so a group of young women farmers created an indiegogo campaign to buy farmland. they created a calendar and a short video with quasi naked photos of themselves and women farm workers they’ve worked with in the past. it’s selling like hot cakes and to date, they’ve raised 15,000$ more than the four grand they were initally hoping to raise.
a number of farmers i know shared the link and today, it was posted on a young farmers’ network’s page, with folks saying it was a great campaign.
une parenthèse : i’ve recently vowed to speak up when i encounter things that i feel are wrong or unjust. i’ve been too good at keeping it in, fearing the confrontation, but it’s been an unworkable strategy, especially since living with a child. we need to model the behaviours we want to encourage, and we want this little person to be as feminist and social justice-minded and kind and authentic as this world needs him to be.
so i piped up a bit. and a friend who agreed eloquently backed me up. but the internet is a bad place for piping up, really. (so instead i’m going to write about it on a blog. ha!)
i believe that using this type of power (female sex appeal) undermines the real power that women should (and more often than not don’t) wield in society. i think it plays into a status quo that keeps most women down (economically, socially, politically) and that it teaches young girls that being beautiful and heterosexually attractive is top currency.
i get that all of this is macro and that at the personal level, these four farmers are probably super awesome, that they thought of this cool idea and ran with it, got loads of support and had a bunch of fun. they have beautiful strong bodies, nice old farm machinery and it totally worked.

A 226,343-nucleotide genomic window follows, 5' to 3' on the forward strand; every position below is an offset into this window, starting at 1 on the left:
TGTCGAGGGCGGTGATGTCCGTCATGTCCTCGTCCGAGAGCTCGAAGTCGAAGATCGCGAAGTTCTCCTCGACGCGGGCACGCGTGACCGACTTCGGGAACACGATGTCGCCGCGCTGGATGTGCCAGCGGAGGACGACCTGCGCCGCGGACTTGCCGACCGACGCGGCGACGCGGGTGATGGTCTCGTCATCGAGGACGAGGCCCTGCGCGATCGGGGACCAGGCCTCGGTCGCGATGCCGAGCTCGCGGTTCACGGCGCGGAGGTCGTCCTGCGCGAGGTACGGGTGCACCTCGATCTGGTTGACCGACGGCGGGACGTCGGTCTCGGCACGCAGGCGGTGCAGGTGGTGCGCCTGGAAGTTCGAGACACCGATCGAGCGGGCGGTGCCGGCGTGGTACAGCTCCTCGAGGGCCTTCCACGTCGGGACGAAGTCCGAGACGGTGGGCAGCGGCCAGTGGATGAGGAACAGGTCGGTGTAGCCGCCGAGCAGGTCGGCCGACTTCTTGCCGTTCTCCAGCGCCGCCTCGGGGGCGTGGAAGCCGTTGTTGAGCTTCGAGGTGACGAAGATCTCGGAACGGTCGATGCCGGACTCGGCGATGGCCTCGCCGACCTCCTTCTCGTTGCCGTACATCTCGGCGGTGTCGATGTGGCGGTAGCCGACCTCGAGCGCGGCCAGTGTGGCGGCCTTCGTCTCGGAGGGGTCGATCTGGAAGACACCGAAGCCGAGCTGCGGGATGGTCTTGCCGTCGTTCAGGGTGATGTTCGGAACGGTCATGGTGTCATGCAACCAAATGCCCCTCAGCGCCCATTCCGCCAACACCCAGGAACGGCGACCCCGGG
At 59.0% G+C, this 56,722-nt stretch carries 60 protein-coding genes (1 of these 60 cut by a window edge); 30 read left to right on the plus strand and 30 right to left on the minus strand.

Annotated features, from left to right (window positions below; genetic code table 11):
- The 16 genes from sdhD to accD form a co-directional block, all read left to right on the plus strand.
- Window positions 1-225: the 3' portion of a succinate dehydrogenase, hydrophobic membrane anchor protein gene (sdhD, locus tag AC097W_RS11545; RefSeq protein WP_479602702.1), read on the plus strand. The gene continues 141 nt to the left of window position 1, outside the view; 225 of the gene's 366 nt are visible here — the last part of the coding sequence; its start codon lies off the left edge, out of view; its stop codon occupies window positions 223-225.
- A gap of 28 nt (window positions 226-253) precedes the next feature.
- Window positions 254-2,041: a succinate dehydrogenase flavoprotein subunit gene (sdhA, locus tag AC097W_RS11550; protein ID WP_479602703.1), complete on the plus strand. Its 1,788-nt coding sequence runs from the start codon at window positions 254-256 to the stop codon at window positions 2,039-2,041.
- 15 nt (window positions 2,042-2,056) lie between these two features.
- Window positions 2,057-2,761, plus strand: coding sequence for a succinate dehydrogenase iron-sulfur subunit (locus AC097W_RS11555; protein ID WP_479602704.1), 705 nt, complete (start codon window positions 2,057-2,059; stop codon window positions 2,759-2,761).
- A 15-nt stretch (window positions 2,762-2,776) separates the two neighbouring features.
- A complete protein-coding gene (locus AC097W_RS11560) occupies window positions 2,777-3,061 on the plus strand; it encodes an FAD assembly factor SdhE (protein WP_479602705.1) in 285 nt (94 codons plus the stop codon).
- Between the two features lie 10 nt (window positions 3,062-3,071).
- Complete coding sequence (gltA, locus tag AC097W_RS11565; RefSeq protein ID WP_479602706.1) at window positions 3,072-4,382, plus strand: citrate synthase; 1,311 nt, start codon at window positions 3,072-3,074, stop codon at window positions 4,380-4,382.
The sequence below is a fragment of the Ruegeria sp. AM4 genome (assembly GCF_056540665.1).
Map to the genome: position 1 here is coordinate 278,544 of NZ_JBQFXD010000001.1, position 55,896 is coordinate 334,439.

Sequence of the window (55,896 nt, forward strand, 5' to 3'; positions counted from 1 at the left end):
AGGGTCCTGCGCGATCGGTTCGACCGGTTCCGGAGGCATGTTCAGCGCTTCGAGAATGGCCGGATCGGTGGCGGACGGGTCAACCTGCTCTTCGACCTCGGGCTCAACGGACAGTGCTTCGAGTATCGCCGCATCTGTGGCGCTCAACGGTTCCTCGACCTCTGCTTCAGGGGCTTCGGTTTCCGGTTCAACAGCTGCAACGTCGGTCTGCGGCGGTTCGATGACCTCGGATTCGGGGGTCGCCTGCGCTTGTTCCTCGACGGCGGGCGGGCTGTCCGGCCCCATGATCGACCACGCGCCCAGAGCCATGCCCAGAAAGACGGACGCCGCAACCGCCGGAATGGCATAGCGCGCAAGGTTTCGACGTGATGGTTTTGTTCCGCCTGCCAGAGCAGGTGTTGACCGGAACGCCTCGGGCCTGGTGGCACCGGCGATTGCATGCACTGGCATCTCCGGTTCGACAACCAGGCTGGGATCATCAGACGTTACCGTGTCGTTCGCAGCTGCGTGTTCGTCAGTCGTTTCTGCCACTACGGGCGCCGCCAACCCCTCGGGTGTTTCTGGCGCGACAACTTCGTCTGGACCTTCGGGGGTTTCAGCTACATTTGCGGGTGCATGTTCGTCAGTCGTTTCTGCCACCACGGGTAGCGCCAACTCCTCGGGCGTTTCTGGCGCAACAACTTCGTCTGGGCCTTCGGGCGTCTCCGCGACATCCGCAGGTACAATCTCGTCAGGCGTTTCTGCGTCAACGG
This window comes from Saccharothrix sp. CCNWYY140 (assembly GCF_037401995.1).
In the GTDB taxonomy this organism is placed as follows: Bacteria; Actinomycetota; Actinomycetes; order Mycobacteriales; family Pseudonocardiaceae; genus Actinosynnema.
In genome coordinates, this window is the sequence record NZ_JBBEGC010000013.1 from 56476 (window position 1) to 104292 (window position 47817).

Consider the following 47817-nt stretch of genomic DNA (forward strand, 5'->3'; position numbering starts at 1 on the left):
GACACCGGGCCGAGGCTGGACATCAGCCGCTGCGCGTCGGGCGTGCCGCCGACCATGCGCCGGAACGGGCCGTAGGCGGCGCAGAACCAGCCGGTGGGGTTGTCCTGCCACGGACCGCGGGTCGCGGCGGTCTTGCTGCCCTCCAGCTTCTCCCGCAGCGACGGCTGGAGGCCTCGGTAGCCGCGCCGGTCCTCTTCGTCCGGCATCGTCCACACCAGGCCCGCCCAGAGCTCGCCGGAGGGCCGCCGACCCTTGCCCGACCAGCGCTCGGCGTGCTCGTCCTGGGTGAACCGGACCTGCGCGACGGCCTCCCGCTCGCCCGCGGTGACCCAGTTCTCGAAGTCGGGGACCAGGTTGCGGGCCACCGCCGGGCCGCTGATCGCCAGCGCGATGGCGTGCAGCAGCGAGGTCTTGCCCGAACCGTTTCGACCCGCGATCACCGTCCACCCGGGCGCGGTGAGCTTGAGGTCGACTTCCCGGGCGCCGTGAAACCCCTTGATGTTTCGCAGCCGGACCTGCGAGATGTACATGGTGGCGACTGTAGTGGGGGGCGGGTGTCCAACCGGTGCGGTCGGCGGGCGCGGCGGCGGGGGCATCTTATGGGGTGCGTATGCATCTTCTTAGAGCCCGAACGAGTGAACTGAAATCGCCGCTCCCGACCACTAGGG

i get that they (and all women) can make all sorts of personal choices and that they aren’t victimized or traitors to the cause or anti-feminist for it.
i have no beef with them.
i have a beef with the ugly intersection of capitalism and patriarchy where this is the primary and often the only power women wield, where you get ahead by « playing the game » and in so doing, often end up working against others who are trying to get ahead by changing the game. i have a beef with individualistic solutions to social problems (access to land is a huge issue for young farmers. it requires political pressure and important policy changes. i realize that those take time and that down payments don’t grow themselves, but it irks me, especially when an organization is seen as advocating for methods like these instead of engaging in systems thinking.) i have a beef with how little structural analysis is present in our discourse and thinking (even the responses to my comment — and i realize one shouldn’t read comments usually but this is a young farmers network — questioning that this initiative is a great and creative way to raise funds for land is met with : « people who have a problem with this campaign are uptight/are bitter and envious/are against naked bodies » etc. engage with and critique the argument, don’t settle for personal attacks). and i’m kind of baffled that so many people think this is a great and novel idea. if i started advocating for law students to strip tease to pay for their studies, this wouldn’t be seen as creative problem-solving, i’d wager.
as a woman who’s getting into farming and trying to be taken seriously in a pretty traditional and male-dominated farming community, i have almost daily reminders that the people we work and do business with in this town don’t appreciate that i am an equal partner here. i am at best a good gardener, a useful translator, an administrative worker. i appreciate that this isn’t every woman’s experience, but i doubt it’s mine alone.
and i can’t help but feel that this sort of thing sets us back.